(ll. 819-821) On the fourth day open a jar. The fourth of the mid-month is a day holy above all. And again, few men know that the fourth day after the twentieth is best while it is morning: towards evening it is less good.
(ll. 822-828) These days are a great blessing to men on earth; but the rest are changeable, luckless, and bring nothing. Everyone praises a different day but few know their nature. Sometimes a day is a stepmother, sometimes a mother. That man is happy and lucky in them who knows all these things and does his work without offending the deathless gods, who discerns the omens of birds and avoids transgressions.
(1) That is, the poor man's fare, like `bread and cheese'. (2) The All-endowed. (3) The jar or casket contained the gifts of the gods mentioned in l.82. (4) Eustathius refers to Hesiod as stating that men sprung `from oaks and stones and ashtrees'. Proclus believed that the Nymphs called Meliae ("Theogony", 187) are intended. Goettling would render: `A race terrible because of their (ashen) spears.' (5) Preserved only by Proclus, from whom some inferior MSS. have copied the verse. The four following lines occur only in Geneva Papyri No. 94. For the restoration of ll. 169b-c see "Class. Quart." vii. 219-220. (NOTE: Mr. Evelyn-White means that the version quoted by Proclus stops at this point, then picks up at l. 170. -- DBK). (6) i.e. the race will so degenerate that at the last even a new-born child will show the marks of old age. (7) Aidos, as a quality, is that feeling of reverence or shame which restrains men from wrong: Nemesis is the feeling of righteous indignation aroused especially by the sight of the wicked in undeserved prosperity (cf. "Psalms", lxxii. 1-19). (8) The alternative version is: `and, working, you will be much better loved both by gods and men; for they greatly dislike the idle.' (9) i.e. neighbours come at once and without making preparations, but kinsmen by marriage (who live at a distance) have to prepare, and so are long in coming. (10) Early in May. (11) In November. (12) In October. (13) For pounding corn. (14) A mallet for breaking clods after ploughing. (15) The loaf is a flattish cake with two intersecting lines scored on its upper surface which divide it into four equal parts. (16) The meaning is obscure. A scholiast renders `giving eight mouthfulls'; but the elder Philostratus uses the word in contrast to `leavened'. (17) About the middle of November. (18) Spring is so described because the buds have not yet cast their iron-grey husks. (19) In December. (20) In March. (21) The latter part of January and earlier part of February. (22) i.e. the octopus or cuttle. (23) i.e. the darker-skinned people of Africa, the Egyptians or Aethiopians. (24) i.e. an old man walking with a staff (the `third leg' -- as in the riddle of the Sphinx). (25) February to March. (26) i.e. the snail. The season is the middle of May. (27) In June. (28) July. (29) i.e. a robber. (30) September. (31) The end of October. (32) That is, the succession of stars which make up the full year. (33) The end of October or beginning of November. (34) July-August. (35) i.e. untimely, premature. Juvenal similarly speaks of `cruda senectus' (caused by gluttony). (36) The thought is parallel to that of `O, what a goodly outside falsehood hath.' (37) The `common feast' is one to which all present subscribe. Theognis (line 495) says that one of the chief pleasures of a banquet is the general conversation. Hence the present passage means that such a feast naturally costs little, while the many present will make pleasurable conversation. (38) i.e. `do not cut your finger-nails'. (39) i.e. things which it would be sacrilege to disturb, such as tombs. (40) H.G. Evelyn-White prefers to switch ll. 768 and 769, reading l. 769 first then l. 768. -- DBK (41) The month is divided into three periods, the waxing, the mid-month, and the waning, which answer to the phases of the moon. (42) i.e. the ant. (43) Such seems to be the meaning here, though the epithet is otherwise rendered `well-rounded'. Corn was threshed by means of a sleigh with two runners having three or four rollers between them, like the modern Egyptian "nurag".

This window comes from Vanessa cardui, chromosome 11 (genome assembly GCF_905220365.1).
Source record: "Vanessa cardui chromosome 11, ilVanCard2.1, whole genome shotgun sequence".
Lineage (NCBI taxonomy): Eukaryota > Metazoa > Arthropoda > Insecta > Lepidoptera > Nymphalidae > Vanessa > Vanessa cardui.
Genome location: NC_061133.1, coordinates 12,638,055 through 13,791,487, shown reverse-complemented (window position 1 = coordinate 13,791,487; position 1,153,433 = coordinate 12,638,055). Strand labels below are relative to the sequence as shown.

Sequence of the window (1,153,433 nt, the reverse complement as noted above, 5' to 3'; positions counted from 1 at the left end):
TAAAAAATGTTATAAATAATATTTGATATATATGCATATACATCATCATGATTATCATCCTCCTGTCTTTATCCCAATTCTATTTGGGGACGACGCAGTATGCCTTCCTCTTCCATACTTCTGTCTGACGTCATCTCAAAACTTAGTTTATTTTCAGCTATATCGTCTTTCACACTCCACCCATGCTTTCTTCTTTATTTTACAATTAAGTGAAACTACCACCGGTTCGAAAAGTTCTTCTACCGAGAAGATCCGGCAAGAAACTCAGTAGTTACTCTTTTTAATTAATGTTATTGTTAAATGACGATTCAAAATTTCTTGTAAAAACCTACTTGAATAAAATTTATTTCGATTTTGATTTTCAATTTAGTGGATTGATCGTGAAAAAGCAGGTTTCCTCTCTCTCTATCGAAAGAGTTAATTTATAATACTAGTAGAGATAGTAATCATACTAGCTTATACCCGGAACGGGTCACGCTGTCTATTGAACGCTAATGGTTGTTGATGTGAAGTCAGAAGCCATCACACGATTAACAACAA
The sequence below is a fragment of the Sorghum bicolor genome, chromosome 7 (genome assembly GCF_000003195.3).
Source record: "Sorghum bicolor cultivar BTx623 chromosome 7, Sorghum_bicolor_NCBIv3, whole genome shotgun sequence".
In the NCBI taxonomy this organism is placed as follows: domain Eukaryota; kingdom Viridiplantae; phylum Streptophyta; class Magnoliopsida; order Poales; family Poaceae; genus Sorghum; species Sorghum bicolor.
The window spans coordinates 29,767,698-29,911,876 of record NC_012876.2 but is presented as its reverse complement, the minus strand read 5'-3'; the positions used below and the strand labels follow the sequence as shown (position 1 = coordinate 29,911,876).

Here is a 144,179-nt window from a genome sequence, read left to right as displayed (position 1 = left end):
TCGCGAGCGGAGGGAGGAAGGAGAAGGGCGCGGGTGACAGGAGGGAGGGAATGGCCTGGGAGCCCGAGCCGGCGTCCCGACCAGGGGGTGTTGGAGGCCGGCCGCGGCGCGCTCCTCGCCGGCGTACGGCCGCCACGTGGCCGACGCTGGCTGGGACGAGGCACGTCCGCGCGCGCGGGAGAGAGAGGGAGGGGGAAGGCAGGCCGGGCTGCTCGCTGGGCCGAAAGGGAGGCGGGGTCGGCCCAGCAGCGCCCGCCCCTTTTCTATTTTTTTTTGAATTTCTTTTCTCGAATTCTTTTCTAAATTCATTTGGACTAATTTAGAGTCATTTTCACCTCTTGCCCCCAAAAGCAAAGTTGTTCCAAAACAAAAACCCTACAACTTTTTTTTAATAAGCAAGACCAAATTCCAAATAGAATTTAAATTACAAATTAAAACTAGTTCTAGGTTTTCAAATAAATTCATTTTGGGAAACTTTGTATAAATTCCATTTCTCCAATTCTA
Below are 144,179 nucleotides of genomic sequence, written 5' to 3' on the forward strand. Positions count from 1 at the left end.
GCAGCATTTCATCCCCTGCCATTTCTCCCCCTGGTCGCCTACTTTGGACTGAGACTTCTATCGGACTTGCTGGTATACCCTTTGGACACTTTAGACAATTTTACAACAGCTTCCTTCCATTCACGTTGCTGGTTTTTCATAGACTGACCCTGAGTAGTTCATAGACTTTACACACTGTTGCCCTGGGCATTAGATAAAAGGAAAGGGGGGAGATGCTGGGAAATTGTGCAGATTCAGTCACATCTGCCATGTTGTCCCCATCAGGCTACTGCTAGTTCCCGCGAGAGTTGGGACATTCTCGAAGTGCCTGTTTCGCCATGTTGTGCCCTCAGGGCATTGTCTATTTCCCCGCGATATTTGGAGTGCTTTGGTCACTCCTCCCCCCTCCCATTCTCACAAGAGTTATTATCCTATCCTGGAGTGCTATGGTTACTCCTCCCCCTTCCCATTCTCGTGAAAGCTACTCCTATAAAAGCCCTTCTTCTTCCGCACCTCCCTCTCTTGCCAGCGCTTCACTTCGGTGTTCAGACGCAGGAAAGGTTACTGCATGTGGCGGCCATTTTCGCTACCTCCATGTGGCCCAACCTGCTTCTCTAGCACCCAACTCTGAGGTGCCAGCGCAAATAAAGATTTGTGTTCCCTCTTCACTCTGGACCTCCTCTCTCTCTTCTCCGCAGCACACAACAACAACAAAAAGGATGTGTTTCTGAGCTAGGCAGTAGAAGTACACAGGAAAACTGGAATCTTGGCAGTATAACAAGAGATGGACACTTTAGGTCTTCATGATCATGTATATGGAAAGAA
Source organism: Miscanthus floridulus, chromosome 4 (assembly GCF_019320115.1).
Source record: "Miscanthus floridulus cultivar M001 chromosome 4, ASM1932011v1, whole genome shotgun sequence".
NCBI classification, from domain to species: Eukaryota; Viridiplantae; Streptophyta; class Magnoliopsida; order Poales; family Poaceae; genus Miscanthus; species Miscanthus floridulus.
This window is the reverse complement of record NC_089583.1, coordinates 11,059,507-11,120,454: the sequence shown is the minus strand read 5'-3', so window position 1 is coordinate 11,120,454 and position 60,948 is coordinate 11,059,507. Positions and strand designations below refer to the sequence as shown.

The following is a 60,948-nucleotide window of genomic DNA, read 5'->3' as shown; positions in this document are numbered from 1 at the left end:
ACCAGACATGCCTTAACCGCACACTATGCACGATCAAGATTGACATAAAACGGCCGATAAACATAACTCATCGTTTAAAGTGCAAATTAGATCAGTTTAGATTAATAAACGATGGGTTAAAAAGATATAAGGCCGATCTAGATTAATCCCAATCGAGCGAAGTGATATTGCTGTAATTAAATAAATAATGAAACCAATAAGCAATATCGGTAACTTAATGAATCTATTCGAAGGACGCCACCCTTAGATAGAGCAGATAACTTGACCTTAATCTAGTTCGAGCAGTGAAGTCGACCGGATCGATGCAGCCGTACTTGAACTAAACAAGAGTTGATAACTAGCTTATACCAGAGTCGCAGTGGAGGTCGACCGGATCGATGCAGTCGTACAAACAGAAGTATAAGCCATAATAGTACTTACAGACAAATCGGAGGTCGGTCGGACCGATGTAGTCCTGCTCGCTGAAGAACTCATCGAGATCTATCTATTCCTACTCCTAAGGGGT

THE DIVINATION BY BIRDS (fragments)
Proclus on Works and Days, 828: Some make the "Divination by Birds", which Apollonius of Rhodes rejects as spurious, follow this verse ("Works and Days", 828).
Fragment #1 -- Athenaeus xi, p. 491 d: And the author of "The Astronomy", which is attributed forsooth to Hesiod, always calls them (the Pleiades) Peleiades: `but mortals call them Peleiades'; and again, `the stormy Peleiades go down'; and again, `then the Peleiades hide away....'
Scholiast on Pindar, Nem. ii. 16: The Pleiades.... whose stars are these: -- `Lovely Teygata, and dark-faced Electra, and Alcyone, and bright Asterope, and Celaeno, and Maia, and Merope, whom glorious Atlas begot....' ((LACUNA)) `In the mountains of Cyllene she (Maia) bare Hermes, the herald of the gods.'
Fragment #2 -- Scholiast on Aratus 254: But Zeus made them (the sisters of Hyas) into the stars which are called Hyades. Hesiod in his Book about Stars tells us their names as follows: `Nymphs like the Graces (1), Phaesyle and Coronis and rich-crowned Cleeia and lovely Phaco and long-robed Eudora, whom the tribes of men upon the earth call Hyades.'